Note that the display device in this specification refers to an image display device, a display device, or a light source (including a lighting device). In addition, the display device further includes: a module mounted with a connector such as FPC, TAB tape or TCP; a module provided with a printed wiring board at the end of the TAB tape or TCP; or an IC (integrated by COG means) Circuit) A module that is mounted directly to a display component.

Further, the pixel portion and the scanning line driving circuit provided on the first substrate With a plurality of transistors, the transistor exemplified in any of Embodiments 1 to 4 can be applied.

As the display element provided in the display device, a liquid crystal element (also referred to as a liquid crystal display element) or a light-emitting element (also referred to as a light-emitting display element) can be used. The light-emitting element includes an element whose luminance is controlled by current or voltage, and specifically includes inorganic EL (Electro Luminescence), organic EL, and the like. Further, it is also possible to apply a display medium such as electronic ink that changes the contrast due to electrical action.

One mode of the semiconductor device will be described with reference to FIGS. 7 to 9. 7 to 9 correspond to a cross-sectional view taken along line M-N of Fig. 6B.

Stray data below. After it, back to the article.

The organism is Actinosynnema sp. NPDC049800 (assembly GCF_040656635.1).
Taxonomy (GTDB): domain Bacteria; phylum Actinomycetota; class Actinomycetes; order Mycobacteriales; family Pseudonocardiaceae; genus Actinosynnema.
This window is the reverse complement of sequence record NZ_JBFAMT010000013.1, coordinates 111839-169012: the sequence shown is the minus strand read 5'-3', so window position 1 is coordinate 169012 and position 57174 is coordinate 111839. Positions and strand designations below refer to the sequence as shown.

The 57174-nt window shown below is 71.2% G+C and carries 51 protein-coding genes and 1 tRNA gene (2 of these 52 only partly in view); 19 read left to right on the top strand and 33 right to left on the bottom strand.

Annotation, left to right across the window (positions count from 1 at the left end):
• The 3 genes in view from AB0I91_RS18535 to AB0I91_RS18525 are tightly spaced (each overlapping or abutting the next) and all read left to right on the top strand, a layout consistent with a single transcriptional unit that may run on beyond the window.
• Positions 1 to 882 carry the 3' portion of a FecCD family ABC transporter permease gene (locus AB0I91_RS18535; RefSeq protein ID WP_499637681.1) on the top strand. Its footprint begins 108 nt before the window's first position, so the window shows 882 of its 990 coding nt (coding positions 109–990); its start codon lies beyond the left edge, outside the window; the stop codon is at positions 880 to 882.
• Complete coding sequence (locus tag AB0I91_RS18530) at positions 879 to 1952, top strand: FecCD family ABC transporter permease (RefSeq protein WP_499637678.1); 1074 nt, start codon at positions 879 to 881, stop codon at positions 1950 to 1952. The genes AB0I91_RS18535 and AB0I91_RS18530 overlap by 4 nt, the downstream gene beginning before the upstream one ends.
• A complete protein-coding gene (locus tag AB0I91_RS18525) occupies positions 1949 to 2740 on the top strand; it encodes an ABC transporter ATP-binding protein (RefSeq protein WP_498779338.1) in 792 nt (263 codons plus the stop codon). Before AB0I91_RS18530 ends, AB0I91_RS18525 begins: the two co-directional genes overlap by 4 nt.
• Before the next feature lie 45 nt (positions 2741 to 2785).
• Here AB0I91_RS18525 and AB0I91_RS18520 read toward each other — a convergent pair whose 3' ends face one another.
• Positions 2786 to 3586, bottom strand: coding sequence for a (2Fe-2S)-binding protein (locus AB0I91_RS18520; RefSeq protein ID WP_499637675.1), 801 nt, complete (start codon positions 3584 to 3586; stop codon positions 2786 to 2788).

As shown in FIGS. 7 to 9, the semiconductor device includes a connection terminal electrode 4015 and a terminal electrode 4016, and the connection terminal electrode 4015 and the terminal electrode 4016 are electrically connected to a terminal of the FPC 4018 by an anisotropic conductive film 4019.

The connection terminal electrode 4015 is formed of the same conductive film as the first electrode layer 4030, and the terminal electrode 4016 is formed of the same conductive film as the transistor 4010, the source electrode layer of the transistor 4011, and the gate electrode layer.

In addition, the pixel portion 4002 disposed on the first substrate 4001 and the scanning line driving circuit 4004 have a plurality of transistors, and the transistor 4010 included in the pixel portion 4002 and the scanning line driving circuit 4004 are included in FIGS. 7 to 9 . The transistor 4011. In FIG. 7, an insulating layer 4020 and an insulating layer 4024 are provided on the transistor 4010 and the transistor 4011, and an insulating layer 4021 is further provided in FIGS. 8 and 9. In addition, the insulating film 4023 is an insulating film used as a base film.

In the present embodiment, as the transistor 4010 and the transistor 4011, the transistor shown in any one of Embodiments 1 to 4 can be used.

The transistor 4010 and the transistor 4011 are transistors having an oxide semiconductor layer which is highly purified and contains excess oxygen which fills oxygen deficiency. Therefore, variations in the electrical characteristics of the transistor 4010 and the transistor 4011 are suppressed, so that they are electrically stable.

Therefore, as the semiconductor device of the present embodiment shown in FIGS. 7 to 9, it is possible to provide a highly reliable semiconductor device.